A shot in the dark I expect to prove on-target: there will be no film (commercially released) this year at all like The Plagiarists, a lo-fi comedic whatsit from director Peter Parlow (who is 100% real; don’t look any further into the issue) that ponders questions of authenticity, intelligence, ambition, race, class, and male-female relationships without twisting itself into moralizing or incoherence. Nevermind that the film’s own trailer spins it to look like so, for I assume that’s mostly as a gag–it does match the movie’s prankish energy to a T.
If such a stew of intention and execution sounds even the least bit interesting, The Plagiarists is unlikely to disappoint. We’re thus happy to premiere a clip (courtesy distributor KimStim) wherein yet another important topic (hot guys) is debated in a manner entirely emblematic of the surrounding film: cringe-inducing in a way both recognizable through the lens of a visual palette that will speak to anybody else nostalgic for late-90s and early-00s Comedy Central programming.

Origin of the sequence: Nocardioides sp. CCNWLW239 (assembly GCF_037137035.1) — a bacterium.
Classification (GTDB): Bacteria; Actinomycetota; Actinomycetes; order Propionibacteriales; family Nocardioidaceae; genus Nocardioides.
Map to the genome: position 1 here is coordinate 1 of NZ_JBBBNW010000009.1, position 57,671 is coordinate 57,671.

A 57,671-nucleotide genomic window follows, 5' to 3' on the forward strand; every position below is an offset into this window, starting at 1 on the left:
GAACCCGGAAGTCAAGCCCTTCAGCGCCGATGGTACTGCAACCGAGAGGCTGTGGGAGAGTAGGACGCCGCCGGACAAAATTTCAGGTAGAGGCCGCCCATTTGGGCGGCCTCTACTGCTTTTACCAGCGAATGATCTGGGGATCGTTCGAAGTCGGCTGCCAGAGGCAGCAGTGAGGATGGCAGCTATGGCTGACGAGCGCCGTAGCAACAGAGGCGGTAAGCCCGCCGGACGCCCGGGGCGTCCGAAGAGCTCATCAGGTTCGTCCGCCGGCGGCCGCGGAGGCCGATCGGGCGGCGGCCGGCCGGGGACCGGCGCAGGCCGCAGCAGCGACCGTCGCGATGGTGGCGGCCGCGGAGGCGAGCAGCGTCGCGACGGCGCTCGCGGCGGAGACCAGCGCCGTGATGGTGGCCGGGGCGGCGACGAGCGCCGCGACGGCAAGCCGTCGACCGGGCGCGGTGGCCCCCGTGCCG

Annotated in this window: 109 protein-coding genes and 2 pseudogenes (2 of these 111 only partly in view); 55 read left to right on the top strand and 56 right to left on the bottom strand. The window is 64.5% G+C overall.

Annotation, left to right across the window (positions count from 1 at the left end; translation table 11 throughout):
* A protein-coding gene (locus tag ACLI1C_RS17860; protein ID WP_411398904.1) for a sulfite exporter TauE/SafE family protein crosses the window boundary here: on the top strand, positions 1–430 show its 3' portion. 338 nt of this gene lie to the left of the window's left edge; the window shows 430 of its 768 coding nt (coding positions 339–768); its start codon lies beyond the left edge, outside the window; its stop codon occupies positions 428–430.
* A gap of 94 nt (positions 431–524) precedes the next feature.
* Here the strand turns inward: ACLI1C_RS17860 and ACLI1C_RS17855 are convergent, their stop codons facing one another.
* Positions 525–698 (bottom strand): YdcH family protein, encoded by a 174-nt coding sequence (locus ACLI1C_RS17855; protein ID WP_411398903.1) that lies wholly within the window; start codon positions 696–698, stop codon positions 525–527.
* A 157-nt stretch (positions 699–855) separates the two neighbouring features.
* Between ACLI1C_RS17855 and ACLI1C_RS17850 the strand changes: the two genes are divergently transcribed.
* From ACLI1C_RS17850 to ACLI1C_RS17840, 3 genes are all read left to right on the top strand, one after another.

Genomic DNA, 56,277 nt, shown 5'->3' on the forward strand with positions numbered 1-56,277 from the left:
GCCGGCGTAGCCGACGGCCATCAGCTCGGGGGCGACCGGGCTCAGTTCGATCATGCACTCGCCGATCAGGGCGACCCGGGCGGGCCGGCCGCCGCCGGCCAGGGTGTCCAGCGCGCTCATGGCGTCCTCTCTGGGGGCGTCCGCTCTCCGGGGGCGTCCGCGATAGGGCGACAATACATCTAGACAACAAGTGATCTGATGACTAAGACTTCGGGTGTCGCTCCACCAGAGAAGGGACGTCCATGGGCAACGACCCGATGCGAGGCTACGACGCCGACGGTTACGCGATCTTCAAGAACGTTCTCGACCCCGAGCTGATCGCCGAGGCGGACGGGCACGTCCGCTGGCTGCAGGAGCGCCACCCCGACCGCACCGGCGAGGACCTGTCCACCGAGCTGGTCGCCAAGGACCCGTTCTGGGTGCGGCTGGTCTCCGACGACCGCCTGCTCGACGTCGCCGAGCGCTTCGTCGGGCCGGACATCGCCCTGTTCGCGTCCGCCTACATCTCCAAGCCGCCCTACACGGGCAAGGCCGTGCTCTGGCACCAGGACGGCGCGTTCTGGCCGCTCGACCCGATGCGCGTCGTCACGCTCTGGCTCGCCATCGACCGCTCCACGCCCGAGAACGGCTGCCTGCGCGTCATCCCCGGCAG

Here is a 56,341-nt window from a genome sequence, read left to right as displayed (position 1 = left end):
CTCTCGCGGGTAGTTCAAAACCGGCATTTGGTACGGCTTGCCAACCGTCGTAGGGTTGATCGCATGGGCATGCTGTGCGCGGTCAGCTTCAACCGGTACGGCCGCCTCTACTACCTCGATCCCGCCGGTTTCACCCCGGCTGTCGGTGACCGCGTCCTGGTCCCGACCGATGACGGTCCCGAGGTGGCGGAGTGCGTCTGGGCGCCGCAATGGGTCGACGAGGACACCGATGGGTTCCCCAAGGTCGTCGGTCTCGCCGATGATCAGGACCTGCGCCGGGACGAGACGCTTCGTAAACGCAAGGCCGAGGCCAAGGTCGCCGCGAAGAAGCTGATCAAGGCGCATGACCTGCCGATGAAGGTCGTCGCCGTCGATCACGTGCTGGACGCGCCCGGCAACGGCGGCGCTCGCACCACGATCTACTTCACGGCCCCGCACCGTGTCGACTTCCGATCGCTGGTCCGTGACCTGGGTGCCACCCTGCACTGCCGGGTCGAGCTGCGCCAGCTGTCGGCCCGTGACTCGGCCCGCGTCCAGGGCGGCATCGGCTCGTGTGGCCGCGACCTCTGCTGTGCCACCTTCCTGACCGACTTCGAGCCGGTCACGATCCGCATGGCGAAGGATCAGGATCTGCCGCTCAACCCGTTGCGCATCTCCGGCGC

Said our review, “Were The Plagiarists merely this observation of liberal minds in duress it would have made for a more than enjoyable watch but with credit to Kienitz and Wilkins’ terrific script, it becomes more nuanced and haunting only after that first act. Indeed, the film’s title alludes to an encompassing obsession with authenticity–as first seen in Anna’s self doubt regarding her writing as well as in Tyler’s platitudes about the superiority of video equipment over digital. It is a mood that reaches a quietly surreal peak at around the halfway point, although to divulge any details of that sequence would simply ruin the fun. Suffice to say that the film offers something to chew on about realnessand the manner in which artists revere it. Indeed, even the echoes of Get Out in the opening moments do not go unnoticed by Parlow, who alludes to Jordan Peele’s horror smash with a line of dialogue early in the first act.”
The Plagiarists opens on June 28.